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Haunted Cambridgeshire

These cases have long since become a part of our local folklore as the stories have been passed down through the ages from one generation to the next. The true factual basis of many of these stories has since been lost in the mist of time. The C.P.R.S has unless stated has made no investigation of these cases.

Of course we would be grateful if anyone with up to date information pertaining to these cases would let us know so that we could further instigate updated research

George Hotel Buckden

This 17th century Hotel in Buckden,which once stood at he side of the old great north road, would have been a popular coaching inn during its time. Many a weary traveller would have stopped to take in refreshments or a room for the night before departing onwards on their journey. Local legend has it that the most famous highwayman of all Dick Turpin often stayed at this old coaching inn and that his ghost occasionally returns to his old haunt. Maybe he is still on the outlook for his next unsuspecting victim.

Reputed past sighting have included:

Corpus Christi College Cambridge

This college which was founded in 1352 is one of the smallest and oldest of the colleges in Cambridge. Several Ghosts of its previous inhabitants have been seen over the many years of its existence. Dr Butts, vice chancellor of the university (Master 1626) committed suicide by hanging himself in the rooms above the kitchen in the old court. During times of crisis in the college his ghost has been seen. Elizabeth, daughter of college master (1630s to 1693) is reputed to have had a secret love affair, one day they where disturbed and Elizabeth's lover hurriedly hid himself away in a chest where the unfortunate man died of suffocation. Latter Elizabeth died an unpleasant death and is reputed to have haunted the rooms until they where converted into living quarters in 1825.

Reputed past sighting have included:

Caxton Gibbet

The building to near to the famous local hangman's gibbet was once a former inn and was most likely a popular meeting place for those off a morbid curiosity on the days of the public executions. A landlord off the time of disreputable character let a room for the night to three wealthy travellers. Its is reputed that during the night the landlord crept into the room to steel the possessions of the men but awoke one of them from his slumber. He killed the awakening gentleman and then to hide his dastardly deed he murdered the other two while they slept and then throw all three bodies down the well. His actions where soon uncovered and he was sentenced to imprisonment in an iron cage which hung from the gibbet outside the inn until he rotted to death.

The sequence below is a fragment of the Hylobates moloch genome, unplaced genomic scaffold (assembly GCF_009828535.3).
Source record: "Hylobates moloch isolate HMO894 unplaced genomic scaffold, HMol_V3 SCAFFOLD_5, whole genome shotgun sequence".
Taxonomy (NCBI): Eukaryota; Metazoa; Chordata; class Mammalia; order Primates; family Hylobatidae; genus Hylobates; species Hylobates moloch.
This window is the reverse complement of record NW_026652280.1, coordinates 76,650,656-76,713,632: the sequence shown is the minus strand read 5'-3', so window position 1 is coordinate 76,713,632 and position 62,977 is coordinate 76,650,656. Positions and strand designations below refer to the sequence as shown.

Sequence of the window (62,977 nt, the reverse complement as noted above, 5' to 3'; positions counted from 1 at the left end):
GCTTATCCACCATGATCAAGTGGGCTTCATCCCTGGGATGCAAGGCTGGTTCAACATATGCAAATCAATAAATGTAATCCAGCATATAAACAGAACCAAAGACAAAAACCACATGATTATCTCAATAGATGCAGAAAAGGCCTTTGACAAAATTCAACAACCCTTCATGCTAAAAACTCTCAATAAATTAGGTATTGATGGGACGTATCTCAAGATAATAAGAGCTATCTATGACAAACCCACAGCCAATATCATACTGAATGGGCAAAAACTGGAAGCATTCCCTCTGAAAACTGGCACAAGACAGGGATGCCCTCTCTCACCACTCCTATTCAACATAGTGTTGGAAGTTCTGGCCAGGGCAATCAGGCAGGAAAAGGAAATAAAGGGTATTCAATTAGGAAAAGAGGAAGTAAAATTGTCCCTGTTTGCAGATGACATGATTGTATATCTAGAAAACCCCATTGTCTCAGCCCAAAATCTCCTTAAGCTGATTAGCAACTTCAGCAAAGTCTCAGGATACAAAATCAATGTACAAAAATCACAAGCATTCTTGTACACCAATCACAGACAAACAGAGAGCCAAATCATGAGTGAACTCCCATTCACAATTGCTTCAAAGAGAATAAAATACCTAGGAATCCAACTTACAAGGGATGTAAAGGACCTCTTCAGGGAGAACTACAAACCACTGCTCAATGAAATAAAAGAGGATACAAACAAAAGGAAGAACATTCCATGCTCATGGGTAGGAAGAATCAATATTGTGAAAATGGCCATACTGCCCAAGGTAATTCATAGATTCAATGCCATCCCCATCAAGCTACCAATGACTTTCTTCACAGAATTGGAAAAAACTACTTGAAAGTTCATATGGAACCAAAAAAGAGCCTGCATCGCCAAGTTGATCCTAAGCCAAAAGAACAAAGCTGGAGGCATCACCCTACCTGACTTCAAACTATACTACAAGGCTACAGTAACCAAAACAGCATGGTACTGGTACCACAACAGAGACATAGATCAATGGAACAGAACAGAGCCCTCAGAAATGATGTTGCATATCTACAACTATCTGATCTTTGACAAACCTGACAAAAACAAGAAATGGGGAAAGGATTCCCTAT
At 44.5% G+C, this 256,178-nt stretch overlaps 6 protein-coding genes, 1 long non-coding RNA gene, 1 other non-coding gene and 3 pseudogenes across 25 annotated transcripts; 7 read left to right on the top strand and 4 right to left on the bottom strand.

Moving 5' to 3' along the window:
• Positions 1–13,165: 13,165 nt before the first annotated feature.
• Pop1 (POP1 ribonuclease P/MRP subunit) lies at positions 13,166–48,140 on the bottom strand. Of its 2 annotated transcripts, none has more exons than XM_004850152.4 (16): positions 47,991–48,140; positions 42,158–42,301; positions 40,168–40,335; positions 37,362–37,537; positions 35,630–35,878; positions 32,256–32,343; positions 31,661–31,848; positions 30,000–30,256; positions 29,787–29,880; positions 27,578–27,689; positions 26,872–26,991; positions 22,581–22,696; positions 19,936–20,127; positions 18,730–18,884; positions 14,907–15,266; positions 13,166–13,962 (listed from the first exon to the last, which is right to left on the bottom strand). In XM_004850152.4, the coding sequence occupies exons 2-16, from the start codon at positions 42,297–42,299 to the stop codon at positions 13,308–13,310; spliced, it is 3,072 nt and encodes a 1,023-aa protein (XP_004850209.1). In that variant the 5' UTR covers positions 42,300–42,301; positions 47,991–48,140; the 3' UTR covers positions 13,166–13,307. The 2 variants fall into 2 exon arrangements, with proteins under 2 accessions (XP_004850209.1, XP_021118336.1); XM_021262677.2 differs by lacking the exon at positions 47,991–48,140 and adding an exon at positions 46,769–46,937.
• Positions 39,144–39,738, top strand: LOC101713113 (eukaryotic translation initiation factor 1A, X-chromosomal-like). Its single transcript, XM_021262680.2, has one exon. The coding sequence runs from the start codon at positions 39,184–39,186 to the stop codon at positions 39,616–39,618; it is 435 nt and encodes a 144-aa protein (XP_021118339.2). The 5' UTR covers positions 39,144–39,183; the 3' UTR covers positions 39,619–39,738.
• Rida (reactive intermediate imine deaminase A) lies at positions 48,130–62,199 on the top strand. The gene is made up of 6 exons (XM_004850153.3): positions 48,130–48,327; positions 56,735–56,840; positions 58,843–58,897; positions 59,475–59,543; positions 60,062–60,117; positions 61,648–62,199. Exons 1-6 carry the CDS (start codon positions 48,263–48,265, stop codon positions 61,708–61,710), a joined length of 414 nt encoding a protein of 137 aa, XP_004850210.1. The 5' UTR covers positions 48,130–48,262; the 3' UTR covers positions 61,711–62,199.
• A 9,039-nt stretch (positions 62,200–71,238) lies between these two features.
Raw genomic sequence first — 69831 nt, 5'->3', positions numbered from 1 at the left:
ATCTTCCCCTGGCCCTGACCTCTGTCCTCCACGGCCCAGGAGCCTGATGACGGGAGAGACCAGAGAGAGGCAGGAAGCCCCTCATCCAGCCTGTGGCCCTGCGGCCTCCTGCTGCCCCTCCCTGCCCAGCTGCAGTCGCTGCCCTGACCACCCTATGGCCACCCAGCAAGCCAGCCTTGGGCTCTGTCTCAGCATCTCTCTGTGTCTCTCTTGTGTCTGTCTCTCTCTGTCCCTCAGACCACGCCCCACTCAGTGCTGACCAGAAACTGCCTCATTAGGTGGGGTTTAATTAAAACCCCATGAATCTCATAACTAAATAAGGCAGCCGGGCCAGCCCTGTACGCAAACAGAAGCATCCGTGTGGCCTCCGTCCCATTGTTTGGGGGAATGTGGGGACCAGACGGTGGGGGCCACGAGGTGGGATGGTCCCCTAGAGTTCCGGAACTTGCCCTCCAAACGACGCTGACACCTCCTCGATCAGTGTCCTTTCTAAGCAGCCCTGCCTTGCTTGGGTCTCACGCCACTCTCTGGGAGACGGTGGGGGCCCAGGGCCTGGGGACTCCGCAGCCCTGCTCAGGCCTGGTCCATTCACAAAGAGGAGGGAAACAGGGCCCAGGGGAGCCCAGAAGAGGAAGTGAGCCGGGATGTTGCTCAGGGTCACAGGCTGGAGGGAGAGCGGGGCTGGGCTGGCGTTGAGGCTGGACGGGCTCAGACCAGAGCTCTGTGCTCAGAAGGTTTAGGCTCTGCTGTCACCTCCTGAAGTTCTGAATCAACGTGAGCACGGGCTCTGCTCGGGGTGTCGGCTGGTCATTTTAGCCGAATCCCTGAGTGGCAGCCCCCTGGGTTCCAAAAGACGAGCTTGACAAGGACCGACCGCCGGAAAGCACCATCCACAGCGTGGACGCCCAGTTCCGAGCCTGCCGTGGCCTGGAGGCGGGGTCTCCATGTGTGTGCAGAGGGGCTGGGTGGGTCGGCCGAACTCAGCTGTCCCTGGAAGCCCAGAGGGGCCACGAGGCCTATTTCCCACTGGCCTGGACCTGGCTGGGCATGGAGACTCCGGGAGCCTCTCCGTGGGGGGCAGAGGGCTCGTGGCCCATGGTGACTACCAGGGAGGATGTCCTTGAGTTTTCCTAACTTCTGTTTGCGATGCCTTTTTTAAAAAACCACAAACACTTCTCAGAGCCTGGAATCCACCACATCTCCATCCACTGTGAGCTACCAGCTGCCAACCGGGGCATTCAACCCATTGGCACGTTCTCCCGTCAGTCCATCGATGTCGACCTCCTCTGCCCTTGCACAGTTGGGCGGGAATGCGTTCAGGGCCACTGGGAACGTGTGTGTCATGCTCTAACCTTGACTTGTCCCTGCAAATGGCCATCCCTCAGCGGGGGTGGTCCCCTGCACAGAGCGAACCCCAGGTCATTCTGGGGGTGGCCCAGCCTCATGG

Nuns Bridge Huntingdon

Hinchinbrooke house was built around the remains of Benedictine nunnery. Close by to the house stands an ancient stone arched bridge, which has now been by passed by a modern road. The bridge once took the main traffic out from Huntingdon and towards Brampton and the A1. Legend tells us that back in the mist of time a forbidden rendezvous had taken place on the bridge between a nun and a monk. The meeting had been discovered and they where both punished by death. Tradition tells us that the nun is still sometimes seen crossing the bridge.

Reputed past sightings have included:


The Tudor hall at Madingley wich had once been the home of Sir John Hynde and his wife Lady Ursula Hynde. Sir John Hynde had begun the construction of the building in 1543 but had died before its completion in 1550. His son Sir Francis Hynde took over the task of completing the family home. Apparently he had ordered the destruction of St Etheldreas church at Histon and used the materials for the final construction of his mansion. The Lady Ursula it is reported was so angered by her sons sacrilegious behaviour that she went into decline and later died.

Reputed past sightings have included:

Ferry Boat Inn Holywell

The Ferry boat inn reputedly one of the oldest inns in the country and one of the most famous of the haunted inns of Cambridgeshire, stands in the small village of Holywell close to the banks of the river Ouse. A local girl by the name of Juliet Tewslie fell in love with a local woodcutter by the name of Tom Zoul. Tom neglected Juliet and in her despair hanged herself in approx. 1078 on 17th March. Her body was cut down and buried where she had committed suicide at the cross-roads close to the ferry crossing of the river Ouse. It is reported that her lover Tom marked the spot of her grave with a large slab of granite over which the old ferry boat inn was later built. The tombstone of granite can still be seen in the floor of the inn to this day.

Reputed past sightings have included:

Peterhouse college Cambridge

One of the oldest of the colleges in Cambridge is reputedly haunted by one of its former bursars from the 18th century a Mr Dawes . In the past Staff have refused to enter the combination room where a ghostly apparition has been seen slowly moving across the room and disappearing near the spot where the body of the bursar was discovered.

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